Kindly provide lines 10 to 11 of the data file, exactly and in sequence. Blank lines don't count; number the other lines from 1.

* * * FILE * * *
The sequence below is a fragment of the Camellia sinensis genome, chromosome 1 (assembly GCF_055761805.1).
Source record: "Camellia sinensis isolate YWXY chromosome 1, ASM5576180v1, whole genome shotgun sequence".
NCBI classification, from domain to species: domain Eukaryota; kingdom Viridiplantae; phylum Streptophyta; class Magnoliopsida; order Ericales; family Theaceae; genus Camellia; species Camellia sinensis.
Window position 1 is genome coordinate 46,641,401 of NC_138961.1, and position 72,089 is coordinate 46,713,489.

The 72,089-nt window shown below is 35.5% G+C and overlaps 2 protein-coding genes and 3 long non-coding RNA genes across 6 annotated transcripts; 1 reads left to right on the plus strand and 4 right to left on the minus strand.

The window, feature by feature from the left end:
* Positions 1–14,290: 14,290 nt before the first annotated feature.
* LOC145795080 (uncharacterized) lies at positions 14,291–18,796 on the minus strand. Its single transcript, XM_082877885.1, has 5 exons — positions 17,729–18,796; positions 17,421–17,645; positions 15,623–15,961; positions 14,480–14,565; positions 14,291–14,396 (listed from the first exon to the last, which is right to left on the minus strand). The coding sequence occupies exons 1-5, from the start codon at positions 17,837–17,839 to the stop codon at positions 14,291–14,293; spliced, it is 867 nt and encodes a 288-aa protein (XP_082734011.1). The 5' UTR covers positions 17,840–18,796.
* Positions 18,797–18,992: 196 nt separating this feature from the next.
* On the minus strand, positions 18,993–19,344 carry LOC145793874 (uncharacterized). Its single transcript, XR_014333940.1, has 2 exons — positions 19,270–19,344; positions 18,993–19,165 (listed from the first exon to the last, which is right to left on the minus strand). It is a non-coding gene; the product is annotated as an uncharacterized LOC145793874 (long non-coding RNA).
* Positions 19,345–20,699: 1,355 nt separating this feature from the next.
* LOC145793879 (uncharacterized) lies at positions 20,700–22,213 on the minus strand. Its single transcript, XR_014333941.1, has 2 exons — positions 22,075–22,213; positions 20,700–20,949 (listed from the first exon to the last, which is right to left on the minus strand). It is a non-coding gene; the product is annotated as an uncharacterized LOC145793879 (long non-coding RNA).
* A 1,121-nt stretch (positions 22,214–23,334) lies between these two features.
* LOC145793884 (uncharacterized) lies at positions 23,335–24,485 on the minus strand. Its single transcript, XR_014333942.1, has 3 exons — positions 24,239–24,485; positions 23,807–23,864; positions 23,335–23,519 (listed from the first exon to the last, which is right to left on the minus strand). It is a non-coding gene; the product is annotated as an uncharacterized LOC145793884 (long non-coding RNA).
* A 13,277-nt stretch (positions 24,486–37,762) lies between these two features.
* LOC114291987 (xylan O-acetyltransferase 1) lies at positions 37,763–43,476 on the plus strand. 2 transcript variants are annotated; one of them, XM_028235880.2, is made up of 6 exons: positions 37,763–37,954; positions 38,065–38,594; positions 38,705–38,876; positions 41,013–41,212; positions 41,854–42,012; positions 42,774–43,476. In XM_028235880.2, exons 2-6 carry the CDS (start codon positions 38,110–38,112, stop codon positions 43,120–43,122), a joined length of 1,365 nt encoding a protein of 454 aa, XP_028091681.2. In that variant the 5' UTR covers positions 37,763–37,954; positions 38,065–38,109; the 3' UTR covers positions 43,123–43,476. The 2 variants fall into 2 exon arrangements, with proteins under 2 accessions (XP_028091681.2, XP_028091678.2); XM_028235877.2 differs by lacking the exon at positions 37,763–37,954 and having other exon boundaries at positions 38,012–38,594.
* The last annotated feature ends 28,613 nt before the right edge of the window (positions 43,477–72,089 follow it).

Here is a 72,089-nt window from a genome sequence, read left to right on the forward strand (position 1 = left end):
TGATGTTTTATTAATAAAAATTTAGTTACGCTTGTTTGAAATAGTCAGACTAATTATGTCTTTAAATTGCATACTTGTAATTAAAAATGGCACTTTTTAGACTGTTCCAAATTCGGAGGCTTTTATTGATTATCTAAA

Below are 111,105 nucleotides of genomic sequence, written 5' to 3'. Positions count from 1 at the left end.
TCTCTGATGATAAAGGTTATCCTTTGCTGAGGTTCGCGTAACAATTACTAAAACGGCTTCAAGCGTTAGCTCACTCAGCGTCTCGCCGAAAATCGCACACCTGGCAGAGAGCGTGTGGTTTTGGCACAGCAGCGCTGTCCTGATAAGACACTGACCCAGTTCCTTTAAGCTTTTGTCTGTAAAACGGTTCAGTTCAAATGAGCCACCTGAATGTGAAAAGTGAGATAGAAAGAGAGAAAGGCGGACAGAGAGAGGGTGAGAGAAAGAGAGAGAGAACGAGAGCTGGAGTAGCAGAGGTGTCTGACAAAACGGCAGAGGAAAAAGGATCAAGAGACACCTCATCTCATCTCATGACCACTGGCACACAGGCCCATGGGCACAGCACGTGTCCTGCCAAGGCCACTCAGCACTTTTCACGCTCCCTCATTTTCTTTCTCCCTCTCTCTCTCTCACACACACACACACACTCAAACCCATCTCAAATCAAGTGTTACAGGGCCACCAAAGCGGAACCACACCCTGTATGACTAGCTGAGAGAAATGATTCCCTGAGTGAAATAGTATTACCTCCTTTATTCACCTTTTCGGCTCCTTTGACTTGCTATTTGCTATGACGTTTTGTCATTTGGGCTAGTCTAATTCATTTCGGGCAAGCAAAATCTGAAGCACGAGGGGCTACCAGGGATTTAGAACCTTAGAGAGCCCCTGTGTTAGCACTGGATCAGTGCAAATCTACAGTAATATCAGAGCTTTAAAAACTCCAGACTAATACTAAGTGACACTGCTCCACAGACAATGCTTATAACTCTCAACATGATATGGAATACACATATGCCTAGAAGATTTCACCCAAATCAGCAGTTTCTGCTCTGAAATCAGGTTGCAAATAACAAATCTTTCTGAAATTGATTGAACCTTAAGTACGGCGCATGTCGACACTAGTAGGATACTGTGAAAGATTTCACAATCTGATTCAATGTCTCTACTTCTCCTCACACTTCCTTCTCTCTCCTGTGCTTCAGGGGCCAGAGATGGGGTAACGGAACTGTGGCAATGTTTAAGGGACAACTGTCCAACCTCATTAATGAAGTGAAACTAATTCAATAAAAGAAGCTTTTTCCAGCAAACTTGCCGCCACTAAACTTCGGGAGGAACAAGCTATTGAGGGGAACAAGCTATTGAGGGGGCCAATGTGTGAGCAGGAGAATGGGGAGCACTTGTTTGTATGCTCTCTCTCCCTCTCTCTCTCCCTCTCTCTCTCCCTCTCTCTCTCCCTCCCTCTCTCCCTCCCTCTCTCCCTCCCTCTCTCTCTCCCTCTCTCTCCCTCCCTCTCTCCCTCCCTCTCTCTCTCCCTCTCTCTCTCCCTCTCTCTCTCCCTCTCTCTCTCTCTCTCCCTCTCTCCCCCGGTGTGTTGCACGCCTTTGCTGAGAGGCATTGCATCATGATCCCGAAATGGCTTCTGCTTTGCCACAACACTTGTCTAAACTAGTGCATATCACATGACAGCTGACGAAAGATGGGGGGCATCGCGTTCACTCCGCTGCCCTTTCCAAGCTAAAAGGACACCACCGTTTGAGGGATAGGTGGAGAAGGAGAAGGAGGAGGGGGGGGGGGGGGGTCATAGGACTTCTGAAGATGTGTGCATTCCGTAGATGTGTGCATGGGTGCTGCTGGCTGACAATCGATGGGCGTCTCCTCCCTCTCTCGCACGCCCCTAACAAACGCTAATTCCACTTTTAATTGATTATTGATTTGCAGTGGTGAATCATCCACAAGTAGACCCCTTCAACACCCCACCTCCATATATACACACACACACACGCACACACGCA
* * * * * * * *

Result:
* On the minus strand, positions 18,993–19,344 carry LOC145793874 (uncharacterized). Its single transcript, XR_014333940.1, has 2 exons — positions 19,270–19,344; positions 18,993–19,165 (listed from the first exon to the last, which is right to left on the minus strand). It is a non-coding gene; the product is annotated as an uncharacterized LOC145793874 (long non-coding RNA).
* Positions 19,345–20,699: 1,355 nt separating this feature from the next.